Global droughts watch from space
Felix Kogan reports on drought detection from satellite data.
Length: 31 minutes.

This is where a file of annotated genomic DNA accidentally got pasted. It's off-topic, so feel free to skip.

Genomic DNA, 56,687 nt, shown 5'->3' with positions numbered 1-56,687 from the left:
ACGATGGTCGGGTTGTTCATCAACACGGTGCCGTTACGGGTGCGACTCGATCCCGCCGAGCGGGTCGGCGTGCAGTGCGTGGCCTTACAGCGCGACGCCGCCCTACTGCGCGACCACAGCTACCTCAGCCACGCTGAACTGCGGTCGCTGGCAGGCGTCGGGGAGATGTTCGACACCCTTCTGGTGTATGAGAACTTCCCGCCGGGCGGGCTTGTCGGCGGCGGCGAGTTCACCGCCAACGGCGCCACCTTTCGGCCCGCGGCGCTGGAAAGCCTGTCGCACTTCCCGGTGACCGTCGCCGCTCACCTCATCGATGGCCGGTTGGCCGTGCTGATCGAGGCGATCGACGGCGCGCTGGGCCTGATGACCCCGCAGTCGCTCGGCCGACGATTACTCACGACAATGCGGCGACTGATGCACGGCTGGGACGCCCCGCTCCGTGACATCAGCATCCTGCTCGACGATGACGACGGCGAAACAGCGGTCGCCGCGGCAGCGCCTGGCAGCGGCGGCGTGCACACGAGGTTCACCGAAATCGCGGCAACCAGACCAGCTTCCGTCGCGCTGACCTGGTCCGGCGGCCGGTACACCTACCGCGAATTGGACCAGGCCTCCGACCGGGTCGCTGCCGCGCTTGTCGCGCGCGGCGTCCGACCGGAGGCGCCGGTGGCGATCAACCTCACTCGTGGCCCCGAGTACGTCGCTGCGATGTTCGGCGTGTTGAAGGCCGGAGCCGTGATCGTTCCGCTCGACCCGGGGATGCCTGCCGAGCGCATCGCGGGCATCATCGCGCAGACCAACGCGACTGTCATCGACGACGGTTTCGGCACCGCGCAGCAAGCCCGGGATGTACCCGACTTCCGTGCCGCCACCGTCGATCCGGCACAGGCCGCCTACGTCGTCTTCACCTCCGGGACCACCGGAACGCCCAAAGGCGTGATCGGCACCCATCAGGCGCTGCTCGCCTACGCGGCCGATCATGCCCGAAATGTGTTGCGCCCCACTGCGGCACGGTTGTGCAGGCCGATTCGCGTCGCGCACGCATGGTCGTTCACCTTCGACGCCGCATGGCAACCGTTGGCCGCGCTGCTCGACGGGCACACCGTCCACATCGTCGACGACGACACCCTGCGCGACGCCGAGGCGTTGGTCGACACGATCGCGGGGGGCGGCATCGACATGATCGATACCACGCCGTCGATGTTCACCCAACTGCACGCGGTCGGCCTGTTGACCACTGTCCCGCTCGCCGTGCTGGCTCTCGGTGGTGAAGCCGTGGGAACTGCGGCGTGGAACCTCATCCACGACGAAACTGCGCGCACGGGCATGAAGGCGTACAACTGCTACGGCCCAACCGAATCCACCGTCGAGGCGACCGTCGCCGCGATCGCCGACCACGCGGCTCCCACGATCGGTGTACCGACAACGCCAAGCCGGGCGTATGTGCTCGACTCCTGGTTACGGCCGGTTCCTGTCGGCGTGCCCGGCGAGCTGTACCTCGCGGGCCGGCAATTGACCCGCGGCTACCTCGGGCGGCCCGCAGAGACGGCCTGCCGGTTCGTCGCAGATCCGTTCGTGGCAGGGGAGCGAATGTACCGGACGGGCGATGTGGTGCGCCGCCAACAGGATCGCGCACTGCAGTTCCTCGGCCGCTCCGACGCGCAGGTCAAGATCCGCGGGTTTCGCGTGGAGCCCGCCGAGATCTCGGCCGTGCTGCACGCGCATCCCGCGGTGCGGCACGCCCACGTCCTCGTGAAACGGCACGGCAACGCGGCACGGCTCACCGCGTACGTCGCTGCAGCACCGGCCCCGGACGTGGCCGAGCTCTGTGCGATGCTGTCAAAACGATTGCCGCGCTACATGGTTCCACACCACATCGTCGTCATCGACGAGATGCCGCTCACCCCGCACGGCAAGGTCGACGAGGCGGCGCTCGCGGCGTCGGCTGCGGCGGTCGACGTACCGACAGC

Drought is one of the most adverse environmental disasters. It affects countries’ economies, environment and population wellbeing. Drought occurs every year somewhere in the world and is very costly disaster. Only in the USA, the country of high technology, drought costs taxpayers nearly $6 billion each year. Unlike other environmental disaster drought is a very unusual phenomenon because it starts unnoticeably, develop cumulatively, the impact is also cumulative and by the time when the effect of drought is observable it is too late to mitigate the consequences. Drought was traditionally monitored by weather data. However, since global weather station network is limited, satellite data were used for drought detection, monitoring, prediction and impact assessment. NOAA has developed new method for drought detection and monitoring from reflectance measured by the Advanced Very High Resolution Radiometer flown on NOAA polar-orbiting operational environmental satellites. The method calculates Vegetation Health (VH) indices, which estimate vegetation condition (health) on a scale from extreme stress to favorable conditions based on intensity of greenness, vigor and hotness of vegetation canopy. The VH is estimated every week for each 4 by 4 km earth surface since 1982 and is delivered to the NOAA/NESDIS web site in digital, color-coded and time series from http://www.star.nesdis.noaa.gov/smcd/emb/vci/VH/index.php. In addition to drought and vegetation health monitoring, the VH indices are applied to model and predict agricultural production, wild fire risk, mosquito-borne diseases, climate & land cover changes, invasive species and others. This presentation provides some principals of the method, current drought situation, example of global and regional early drought detection, estimation of its intensity, duration & impact, modelling & prediction of crop production, and explains possible climate services. Some attention will be devoted to drought impacts on food security and how the new generation of NOAA operational satellites (S-NPP/JPSS) will improve drought detection and monitoring.